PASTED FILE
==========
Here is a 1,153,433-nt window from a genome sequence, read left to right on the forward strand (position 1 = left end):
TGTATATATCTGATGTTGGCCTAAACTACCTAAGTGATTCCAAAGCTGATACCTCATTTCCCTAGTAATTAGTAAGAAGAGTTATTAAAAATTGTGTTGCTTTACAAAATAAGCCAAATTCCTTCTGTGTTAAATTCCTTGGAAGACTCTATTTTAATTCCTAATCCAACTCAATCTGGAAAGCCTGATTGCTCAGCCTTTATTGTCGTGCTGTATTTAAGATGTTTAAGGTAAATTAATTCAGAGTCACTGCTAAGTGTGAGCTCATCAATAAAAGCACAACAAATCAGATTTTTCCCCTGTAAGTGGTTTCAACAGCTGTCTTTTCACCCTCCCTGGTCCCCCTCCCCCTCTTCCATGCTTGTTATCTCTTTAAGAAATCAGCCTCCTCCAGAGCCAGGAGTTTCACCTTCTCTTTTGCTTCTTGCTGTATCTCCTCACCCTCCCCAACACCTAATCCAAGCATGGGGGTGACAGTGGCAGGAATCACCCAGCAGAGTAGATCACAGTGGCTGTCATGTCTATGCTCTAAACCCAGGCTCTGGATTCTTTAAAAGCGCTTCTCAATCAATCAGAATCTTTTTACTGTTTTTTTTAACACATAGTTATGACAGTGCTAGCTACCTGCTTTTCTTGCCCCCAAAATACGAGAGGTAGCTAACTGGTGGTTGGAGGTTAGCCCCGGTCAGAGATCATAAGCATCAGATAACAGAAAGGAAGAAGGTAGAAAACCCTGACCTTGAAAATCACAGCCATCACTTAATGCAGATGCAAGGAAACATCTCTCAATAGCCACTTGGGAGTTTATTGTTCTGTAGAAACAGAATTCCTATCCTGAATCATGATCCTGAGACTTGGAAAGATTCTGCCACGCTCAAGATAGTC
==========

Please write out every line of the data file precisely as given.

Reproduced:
Here is a 1,153,433-nt window from a genome sequence, read left to right on the forward strand (position 1 = left end):
TGTATATATCTGATGTTGGCCTAAACTACCTAAGTGATTCCAAAGCTGATACCTCATTTCCCTAGTAATTAGTAAGAAGAGTTATTAAAAATTGTGTTGCTTTACAAAATAAGCCAAATTCCTTCTGTGTTAAATTCCTTGGAAGACTCTATTTTAATTCCTAATCCAACTCAATCTGGAAAGCCTGATTGCTCAGCCTTTATTGTCGTGCTGTATTTAAGATGTTTAAGGTAAATTAATTCAGAGTCACTGCTAAGTGTGAGCTCATCAATAAAAGCACAACAAATCAGATTTTTCCCCTGTAAGTGGTTTCAACAGCTGTCTTTTCACCCTCCCTGGTCCCCCTCCCCCTCTTCCATGCTTGTTATCTCTTTAAGAAATCAGCCTCCTCCAGAGCCAGGAGTTTCACCTTCTCTTTTGCTTCTTGCTGTATCTCCTCACCCTCCCCAACACCTAATCCAAGCATGGGGGTGACAGTGGCAGGAATCACCCAGCAGAGTAGATCACAGTGGCTGTCATGTCTATGCTCTAAACCCAGGCTCTGGATTCTTTAAAAGCGCTTCTCAATCAATCAGAATCTTTTTACTGTTTTTTTTAACACATAGTTATGACAGTGCTAGCTACCTGCTTTTCTTGCCCCCAAAATACGAGAGGTAGCTAACTGGTGGTTGGAGGTTAGCCCCGGTCAGAGATCATAAGCATCAGATAACAGAAAGGAAGAAGGTAGAAAACCCTGACCTTGAAAATCACAGCCATCACTTAATGCAGATGCAAGGAAACATCTCTCAATAGCCACTTGGGAGTTTATTGTTCTGTAGAAACAGAATTCCTATCCTGAATCATGATCCTGAGACTTGGAAAGATTCTGCCACGCTCAAGATAGTC